Wednesday, March 10, 2010

I have Crayfish guts in my hair, and a kitten in my lap

Not much to say. When things are going really well, I usually don't have too much to comment on. I did get my first two sad little shrunken bowls back from ceramics. While the colors came out nicely, they were not what I had intended for, and the glaze was too thin in a bunch of parts.

There she is, the very first bowl I ever made. This is my squatty little sugar bowl. That top part was supposed to have a lot of cranberry red on the rim, but the winds got into the kiln, and that makes it hard to get Red colors(I think they mentioned it has too much oxygen, not entirely sure)... which turns them clear. 

I put a Turquoise matte on the bottoms half, dipped the top half in a Patina green, and drizzled it on the edges, then dipped the rim in Red, which ended up turning clear, with a faint tinge of red on the left side of the picture.. better luck next time. I do love the unpredictability of these glassy glazes. The way the glaze runs and combines.

I love how the colors came out regardless, but since the bowl is so small, you can't SEE the colors. I have since learned, and from now on I am making things gigantic so that the 17% shrinkage doesn't end up making everything teacup sized.

Here is my second bowl... which was way too thinly glazed on the inside... resulting in the stoneware orange color peeking through where I wanted it to be ALL turquoise.
I topped it all in turquoise matte(which you can't see at all.. dipped way too thin), then the rim in a Green, and in a Brilliant blue on top, which created a cool starry night affect in some spots where they mixed. I also spotted it in a Crystal black... but the crystal part didn't show up since it was too thin.

Since I have had 2 pieces go through the glaze fire, I have learned a lot about how to glaze properly, Next week I should get 4 more back :)  Here are some process pics.. sorry they are so dark, but the room in dark and I didn't want to go flashing about when people were in there working.

This one has been glazed and is in the fire right now.

This one too.

These two cups are also glazed and in the fire.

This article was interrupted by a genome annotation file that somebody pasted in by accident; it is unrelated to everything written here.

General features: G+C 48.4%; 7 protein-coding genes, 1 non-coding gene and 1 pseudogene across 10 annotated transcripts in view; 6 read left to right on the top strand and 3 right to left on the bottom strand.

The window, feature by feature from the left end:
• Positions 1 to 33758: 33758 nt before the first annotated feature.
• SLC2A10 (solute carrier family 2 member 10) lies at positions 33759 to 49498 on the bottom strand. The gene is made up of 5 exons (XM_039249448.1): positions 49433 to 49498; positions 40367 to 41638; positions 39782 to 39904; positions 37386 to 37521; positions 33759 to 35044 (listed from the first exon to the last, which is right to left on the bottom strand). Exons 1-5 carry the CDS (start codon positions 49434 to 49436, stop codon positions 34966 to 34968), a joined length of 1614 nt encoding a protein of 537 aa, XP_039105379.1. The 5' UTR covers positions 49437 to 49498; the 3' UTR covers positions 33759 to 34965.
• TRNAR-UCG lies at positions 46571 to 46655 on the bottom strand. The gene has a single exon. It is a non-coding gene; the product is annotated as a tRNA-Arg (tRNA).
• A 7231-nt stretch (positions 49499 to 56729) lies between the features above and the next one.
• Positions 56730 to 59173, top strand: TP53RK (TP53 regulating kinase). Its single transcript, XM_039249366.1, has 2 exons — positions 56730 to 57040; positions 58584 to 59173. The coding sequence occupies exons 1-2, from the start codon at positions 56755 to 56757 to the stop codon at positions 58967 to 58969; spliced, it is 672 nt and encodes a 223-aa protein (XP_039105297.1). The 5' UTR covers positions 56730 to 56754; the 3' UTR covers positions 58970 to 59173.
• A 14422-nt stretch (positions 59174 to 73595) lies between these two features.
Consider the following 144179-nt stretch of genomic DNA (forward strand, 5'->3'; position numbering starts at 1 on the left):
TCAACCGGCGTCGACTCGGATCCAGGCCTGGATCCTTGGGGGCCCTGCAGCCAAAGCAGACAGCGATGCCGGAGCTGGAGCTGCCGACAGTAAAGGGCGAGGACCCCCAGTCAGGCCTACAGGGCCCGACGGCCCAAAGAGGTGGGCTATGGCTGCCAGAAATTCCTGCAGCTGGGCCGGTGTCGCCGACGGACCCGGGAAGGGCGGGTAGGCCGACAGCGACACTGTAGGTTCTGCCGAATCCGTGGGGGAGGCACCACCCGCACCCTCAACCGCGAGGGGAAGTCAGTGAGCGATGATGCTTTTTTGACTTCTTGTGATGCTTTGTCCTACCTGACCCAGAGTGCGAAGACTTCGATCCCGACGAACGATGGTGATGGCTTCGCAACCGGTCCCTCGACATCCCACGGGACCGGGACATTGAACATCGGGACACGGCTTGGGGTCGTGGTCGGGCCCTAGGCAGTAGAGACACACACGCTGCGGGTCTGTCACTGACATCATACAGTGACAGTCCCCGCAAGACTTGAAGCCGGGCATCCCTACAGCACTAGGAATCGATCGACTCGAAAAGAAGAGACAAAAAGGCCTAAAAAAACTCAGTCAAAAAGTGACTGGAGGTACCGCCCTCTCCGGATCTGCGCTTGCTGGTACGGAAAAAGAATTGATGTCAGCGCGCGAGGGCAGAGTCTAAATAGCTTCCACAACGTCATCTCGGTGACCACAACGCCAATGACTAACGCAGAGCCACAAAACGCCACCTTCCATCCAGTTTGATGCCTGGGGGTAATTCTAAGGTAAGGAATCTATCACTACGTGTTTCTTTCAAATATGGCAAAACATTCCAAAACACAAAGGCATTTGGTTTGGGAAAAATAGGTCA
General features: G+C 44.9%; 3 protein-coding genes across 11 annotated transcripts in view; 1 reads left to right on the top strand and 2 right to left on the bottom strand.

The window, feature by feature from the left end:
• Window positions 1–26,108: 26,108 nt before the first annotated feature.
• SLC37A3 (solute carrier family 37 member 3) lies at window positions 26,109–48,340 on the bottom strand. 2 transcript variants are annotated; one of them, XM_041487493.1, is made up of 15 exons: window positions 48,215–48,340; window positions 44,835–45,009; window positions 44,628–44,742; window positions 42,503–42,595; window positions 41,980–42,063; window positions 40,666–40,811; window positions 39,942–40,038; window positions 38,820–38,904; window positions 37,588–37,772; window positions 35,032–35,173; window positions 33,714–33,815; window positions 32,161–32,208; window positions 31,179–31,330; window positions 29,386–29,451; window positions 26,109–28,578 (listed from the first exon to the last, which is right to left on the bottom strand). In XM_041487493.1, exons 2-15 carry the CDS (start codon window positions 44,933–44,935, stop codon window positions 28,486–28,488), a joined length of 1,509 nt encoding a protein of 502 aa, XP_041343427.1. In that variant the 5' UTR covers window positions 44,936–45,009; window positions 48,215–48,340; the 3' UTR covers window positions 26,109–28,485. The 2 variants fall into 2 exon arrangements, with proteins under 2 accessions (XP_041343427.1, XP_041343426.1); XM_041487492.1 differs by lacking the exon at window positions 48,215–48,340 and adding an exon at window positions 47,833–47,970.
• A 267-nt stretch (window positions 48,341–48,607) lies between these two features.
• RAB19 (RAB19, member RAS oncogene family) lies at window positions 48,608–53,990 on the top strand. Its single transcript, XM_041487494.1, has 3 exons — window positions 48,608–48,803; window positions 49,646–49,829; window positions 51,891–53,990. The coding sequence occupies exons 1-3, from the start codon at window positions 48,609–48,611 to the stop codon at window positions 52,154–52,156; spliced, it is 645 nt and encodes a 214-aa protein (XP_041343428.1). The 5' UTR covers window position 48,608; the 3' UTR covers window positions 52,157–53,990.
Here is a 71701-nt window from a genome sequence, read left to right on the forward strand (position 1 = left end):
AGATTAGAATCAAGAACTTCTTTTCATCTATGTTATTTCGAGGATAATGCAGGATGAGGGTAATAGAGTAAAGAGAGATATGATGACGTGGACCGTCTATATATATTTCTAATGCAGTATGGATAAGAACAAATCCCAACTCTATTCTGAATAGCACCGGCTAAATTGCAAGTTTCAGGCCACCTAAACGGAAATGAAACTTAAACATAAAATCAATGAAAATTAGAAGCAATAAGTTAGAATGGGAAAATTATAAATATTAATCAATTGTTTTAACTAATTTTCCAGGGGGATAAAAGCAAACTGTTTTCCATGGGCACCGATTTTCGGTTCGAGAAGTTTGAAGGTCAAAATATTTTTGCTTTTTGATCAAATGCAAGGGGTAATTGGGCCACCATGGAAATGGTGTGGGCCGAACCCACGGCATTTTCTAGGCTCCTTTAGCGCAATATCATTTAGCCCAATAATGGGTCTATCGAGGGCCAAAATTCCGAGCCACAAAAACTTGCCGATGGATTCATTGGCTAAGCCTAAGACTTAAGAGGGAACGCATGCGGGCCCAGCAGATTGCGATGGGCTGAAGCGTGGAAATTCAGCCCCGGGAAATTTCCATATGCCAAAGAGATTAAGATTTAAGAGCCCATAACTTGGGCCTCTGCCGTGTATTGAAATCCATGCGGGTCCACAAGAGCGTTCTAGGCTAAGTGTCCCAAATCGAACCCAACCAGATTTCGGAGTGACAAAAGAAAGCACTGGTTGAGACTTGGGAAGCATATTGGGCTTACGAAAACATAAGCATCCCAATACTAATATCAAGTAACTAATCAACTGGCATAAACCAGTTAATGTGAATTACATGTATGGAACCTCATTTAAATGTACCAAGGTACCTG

See all those spots? Those are Iron Filings that the school gets from an Auto body shop, once Glazed and fired, they should create cool effects on the Glaze. I tried very hard to make nice lips for the mugs so they are comfy to drink from.

Mug number two! Also in the Kiln!

These mugs don't have handles or designs in the picture, but I did the handles and decor yesterday. I will get more pics up once they get out of the first firing.

Also, the first and third mug were such awkward shapes, that when I attached them(upside down) to the wheel to trim the bases(which was after this picture was taken), I had a few issues in trimming. I accidently pushed the pedal to SPEED UP when I meant to push it to stop... making the two mugs fly off at great speed into the table in front of the wheel (yes, I did this twice, at separate times) . They were all mangled and smashed in certain parts. Luckily I molded them back together, and covered up the messed up bits with decor, swirls and little balls of flare. You will see.

Since I was using recycled clay, I also found a press on nail and a seashell in the 3rd mug. That pissed me off a bit, since I had to patch up the holes they made. All is well now though. Hopefully the inconsistencies don't leave enough air bubbles to have them blow up in the first firing. I will find out on Tuesday!

This is a Coil piece, meaning the whole thing is made from coils and balls, which are smooshed together on the inside to hold it together. I also added 3 big coiling legs to the base. When my teacher saw it he said "Wow! Nice piece. I'm scared." Apparently it is possible it might crack because of how huge, and detailed it is(I told you I was going to overcompensate for shrinkage) and how twisted and gnarly the legs are. But if it does make it, it will be epic :)

I also visited the Moorpark Zoo last weekend to get a little taste for where I will be when I eventually get into Eatm. I fell in love with the intimate and quiet atmosphere, and was really pleasantly surprised with how alert and active the animals were. I finally met the Siamang Gibbon that I hear in the mornings in Ceramics class. 

This is the baboon, she made the most hilarious, raised eyebrow, open mouthed, shock face when the Capuchins were causing a ruckus next door. I wish I had my camera out at the moment, but alas I didn't.

This is one of the squirrel monkeys with one of the students. This is the kind of monkey that pooped on me in Costa Rica when I was standing under it trying to get a good picture. It smelled like Fruit.

And here is a pic of their Coyote CJ 

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